Is your yogurt actually healthy? Here's how to tell

Taylor Rock

Not only is yogurt an iconic breakfast food, but it also can be a great source of protein, calcium, potassium and other nutrients — if you pick the right kind, that is. Between all the different varieties on the market today, how could you possibly know which yogurts to add to your cart and which to avoid?

The Healthiest and Unhealthiest Frozen Dinners

Many yogurts today contain extra ingredients, like crumbled cookies, sugary fruit on the bottom and flavors. Some varieties contain up to 20 to 25 grams of sugar per 5 ounces, and although some are sweetened naturally, many use added sugar. These should be eaten in moderation because they’re on par with your favorite candies, not health foods.

If sugar is in the top four ingredients on the nutrition panel, consider choosing a yogurt with less sugar. Or, buy plain, unflavored yogurt, and then add your own fruits and flavorings, such as peanut butter, cinnamon, honey or strawberries — even though those technically aren’t even real berries.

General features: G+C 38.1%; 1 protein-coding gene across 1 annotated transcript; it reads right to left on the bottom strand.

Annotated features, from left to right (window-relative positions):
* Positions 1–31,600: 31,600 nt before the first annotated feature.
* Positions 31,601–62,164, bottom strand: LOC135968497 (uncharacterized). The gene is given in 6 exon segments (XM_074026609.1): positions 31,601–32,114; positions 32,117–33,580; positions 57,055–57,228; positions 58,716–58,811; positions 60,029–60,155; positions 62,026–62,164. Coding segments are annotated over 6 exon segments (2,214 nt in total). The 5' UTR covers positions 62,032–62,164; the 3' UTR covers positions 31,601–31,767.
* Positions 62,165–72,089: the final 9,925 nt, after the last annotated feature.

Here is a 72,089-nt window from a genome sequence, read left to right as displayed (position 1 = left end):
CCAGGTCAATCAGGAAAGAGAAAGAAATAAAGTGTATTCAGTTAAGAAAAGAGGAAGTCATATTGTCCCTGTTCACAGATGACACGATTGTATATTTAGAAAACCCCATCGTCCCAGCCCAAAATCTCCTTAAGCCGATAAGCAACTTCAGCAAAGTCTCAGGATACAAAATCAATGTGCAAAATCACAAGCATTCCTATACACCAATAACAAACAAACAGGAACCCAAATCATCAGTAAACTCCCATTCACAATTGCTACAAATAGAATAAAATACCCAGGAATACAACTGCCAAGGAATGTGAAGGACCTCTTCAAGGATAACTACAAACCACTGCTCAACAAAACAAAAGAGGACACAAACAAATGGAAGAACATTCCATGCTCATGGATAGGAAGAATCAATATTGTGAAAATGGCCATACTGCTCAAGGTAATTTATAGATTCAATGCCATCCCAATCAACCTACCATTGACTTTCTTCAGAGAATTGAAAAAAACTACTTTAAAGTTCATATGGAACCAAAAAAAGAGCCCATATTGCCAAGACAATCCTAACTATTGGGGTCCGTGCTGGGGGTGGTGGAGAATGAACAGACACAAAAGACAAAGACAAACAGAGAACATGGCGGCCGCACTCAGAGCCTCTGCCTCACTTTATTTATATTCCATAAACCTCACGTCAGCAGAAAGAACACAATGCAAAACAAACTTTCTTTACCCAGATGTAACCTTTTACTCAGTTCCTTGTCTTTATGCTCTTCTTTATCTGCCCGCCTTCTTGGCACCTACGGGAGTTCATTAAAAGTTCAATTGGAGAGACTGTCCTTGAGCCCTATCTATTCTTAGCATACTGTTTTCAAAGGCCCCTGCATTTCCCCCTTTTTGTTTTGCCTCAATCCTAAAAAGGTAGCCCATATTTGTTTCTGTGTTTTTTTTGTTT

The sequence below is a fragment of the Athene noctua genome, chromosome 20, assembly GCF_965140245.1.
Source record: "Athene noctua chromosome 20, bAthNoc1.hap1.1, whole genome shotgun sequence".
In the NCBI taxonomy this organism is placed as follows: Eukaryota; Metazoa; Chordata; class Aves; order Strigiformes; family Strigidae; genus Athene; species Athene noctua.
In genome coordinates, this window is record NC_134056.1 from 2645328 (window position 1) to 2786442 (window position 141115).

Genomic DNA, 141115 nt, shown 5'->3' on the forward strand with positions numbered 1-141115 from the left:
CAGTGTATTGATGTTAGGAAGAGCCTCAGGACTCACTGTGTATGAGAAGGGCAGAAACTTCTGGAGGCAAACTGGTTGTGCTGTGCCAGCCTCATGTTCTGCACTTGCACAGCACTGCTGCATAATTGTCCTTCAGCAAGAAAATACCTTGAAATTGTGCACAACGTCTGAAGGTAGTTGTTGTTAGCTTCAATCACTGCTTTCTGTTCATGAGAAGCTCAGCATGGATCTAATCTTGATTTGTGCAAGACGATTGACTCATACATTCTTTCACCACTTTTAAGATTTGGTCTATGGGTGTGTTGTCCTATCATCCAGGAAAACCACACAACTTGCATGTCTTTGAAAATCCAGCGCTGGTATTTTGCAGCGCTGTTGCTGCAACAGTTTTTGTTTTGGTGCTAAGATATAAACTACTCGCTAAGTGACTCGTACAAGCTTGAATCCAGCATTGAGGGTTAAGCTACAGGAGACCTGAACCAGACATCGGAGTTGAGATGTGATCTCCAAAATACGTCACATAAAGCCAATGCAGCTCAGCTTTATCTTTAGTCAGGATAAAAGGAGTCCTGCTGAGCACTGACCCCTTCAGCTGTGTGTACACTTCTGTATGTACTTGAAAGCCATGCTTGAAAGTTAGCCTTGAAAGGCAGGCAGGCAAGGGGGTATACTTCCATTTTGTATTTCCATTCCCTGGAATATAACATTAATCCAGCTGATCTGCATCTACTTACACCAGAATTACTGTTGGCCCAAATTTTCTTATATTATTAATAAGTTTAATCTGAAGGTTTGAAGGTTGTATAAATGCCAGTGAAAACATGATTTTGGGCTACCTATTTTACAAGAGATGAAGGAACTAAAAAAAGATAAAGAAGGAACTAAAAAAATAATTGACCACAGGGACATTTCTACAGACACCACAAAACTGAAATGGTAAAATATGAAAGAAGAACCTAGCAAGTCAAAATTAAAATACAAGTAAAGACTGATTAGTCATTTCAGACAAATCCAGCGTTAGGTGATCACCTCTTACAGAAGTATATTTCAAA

Look for yogurts high in protein — 5 grams of protein or more per serving — which will make you feel fuller for longer. Greek yogurt tends to have double the protein, half the sodium and half the carbohydrates (look for 20 or less) than non-Greek yogurts, the exception being Icelandic-style yogurt, also called “skyr,” which has similar benefits to Greek yogurt.

Don’t worry about probiotics because according to the FDA, all yogurts are required to have them. Some do contain more than others, but you should consult with your doctor to find out whether that’s something you should look into further. While yogurt can be healthy, sugary yogurt is just one of many so-called “healthy” foods you should avoid.

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